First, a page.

I do sincerely hope and pray that the readers will enjoy reading this small booklet.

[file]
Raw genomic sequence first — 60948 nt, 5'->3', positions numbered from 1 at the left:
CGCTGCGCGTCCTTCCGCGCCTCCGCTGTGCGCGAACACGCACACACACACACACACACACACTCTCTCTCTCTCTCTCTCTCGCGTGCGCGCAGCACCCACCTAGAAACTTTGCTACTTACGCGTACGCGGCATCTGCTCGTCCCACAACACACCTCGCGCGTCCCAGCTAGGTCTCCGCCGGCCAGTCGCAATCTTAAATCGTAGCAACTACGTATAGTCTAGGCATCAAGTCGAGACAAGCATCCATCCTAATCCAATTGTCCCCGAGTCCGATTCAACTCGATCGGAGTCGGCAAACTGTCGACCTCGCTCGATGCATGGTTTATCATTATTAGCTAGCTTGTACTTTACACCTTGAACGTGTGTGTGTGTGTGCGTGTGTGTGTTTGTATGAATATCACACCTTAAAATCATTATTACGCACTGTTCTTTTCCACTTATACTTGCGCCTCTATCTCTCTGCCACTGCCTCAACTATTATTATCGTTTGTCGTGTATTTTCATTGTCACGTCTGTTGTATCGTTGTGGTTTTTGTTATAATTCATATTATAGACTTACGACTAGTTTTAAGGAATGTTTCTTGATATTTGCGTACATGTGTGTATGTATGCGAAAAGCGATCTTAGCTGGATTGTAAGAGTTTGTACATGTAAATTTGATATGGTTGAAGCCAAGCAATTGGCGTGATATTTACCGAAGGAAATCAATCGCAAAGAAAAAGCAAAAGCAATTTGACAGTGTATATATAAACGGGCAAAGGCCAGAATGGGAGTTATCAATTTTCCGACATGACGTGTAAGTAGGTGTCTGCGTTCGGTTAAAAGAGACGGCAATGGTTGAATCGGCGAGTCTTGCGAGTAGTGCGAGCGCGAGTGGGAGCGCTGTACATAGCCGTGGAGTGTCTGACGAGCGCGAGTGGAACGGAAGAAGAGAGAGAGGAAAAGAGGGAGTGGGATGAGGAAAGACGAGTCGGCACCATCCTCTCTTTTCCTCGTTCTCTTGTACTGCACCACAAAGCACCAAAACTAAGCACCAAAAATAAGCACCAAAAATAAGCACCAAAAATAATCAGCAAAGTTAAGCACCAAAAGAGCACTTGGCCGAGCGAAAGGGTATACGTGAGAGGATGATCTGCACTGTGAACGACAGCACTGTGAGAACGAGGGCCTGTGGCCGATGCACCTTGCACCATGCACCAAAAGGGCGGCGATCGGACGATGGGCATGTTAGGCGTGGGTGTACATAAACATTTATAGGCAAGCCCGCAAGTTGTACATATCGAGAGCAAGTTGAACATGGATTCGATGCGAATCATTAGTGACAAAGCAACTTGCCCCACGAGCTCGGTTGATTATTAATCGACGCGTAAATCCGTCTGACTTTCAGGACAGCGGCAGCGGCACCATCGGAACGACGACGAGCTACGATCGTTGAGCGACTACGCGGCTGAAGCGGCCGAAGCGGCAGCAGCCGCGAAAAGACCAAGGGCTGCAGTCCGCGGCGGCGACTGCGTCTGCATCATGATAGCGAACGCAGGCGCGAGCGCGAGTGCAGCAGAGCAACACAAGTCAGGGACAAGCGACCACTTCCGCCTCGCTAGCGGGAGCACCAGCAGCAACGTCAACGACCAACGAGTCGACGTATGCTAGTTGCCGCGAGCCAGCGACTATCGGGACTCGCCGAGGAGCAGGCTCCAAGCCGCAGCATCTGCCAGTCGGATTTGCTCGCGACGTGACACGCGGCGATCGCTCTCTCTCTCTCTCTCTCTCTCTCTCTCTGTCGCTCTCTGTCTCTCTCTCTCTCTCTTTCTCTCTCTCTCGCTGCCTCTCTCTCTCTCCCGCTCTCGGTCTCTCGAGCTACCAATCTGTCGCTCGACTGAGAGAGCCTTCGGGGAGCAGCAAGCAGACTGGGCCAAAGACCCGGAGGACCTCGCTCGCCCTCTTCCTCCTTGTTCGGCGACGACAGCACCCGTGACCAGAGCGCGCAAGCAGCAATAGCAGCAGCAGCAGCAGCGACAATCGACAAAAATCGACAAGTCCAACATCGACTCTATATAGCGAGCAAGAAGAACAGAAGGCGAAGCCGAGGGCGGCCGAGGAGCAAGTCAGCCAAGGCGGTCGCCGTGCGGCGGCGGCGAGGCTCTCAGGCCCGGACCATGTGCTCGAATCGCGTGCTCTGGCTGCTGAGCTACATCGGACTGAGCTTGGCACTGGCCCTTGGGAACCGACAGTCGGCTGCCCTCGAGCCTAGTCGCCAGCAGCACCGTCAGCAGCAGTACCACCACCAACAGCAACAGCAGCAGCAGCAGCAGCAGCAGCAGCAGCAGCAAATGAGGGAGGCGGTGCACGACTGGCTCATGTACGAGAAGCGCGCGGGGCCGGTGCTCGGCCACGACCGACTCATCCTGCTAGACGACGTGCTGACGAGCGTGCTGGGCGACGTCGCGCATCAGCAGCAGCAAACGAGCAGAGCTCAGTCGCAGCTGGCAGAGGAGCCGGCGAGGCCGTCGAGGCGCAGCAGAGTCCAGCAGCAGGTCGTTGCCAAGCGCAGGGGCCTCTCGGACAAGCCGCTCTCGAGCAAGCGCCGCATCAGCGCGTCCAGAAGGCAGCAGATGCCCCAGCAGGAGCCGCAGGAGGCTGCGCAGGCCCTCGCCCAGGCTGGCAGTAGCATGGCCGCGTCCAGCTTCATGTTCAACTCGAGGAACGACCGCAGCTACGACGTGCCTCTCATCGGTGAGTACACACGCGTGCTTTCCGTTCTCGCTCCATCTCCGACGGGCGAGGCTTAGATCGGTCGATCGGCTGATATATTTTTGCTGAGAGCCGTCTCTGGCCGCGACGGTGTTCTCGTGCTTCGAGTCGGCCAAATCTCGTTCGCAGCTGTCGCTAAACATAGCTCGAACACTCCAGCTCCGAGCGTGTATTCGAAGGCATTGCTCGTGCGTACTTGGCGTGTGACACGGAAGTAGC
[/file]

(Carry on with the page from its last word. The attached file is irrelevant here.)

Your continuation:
This is a successor volume to the two books brought out earlier under the title "The Spiritual Heritage of Annamacharya". Those two volumes were published by the Tirumala Tirupati Devasthanams, Tirupati. In both of those volumes, select poems of Annarnacharya were translated into English and the Vedantic and the underlying Vaishnavite philosophies conveyed through those poems were explained. As the readers know, Sri Annamacharya is a great and prolific composer. He composed nearly thirty two thousand poems, mostly on Lord Srinivasa of Tirumala. Less than 100 poems only are on other deities like Lord Narasimha of Ahobilam, etc. But in those poems also, he finally ends up the poems by saying that those deities are none other than Lord Srinivasa of Tirumala! Thus, the outpouring of this poet is centered around the single deity popularly referred to a Kaliyuga Pratyaksha Deivam.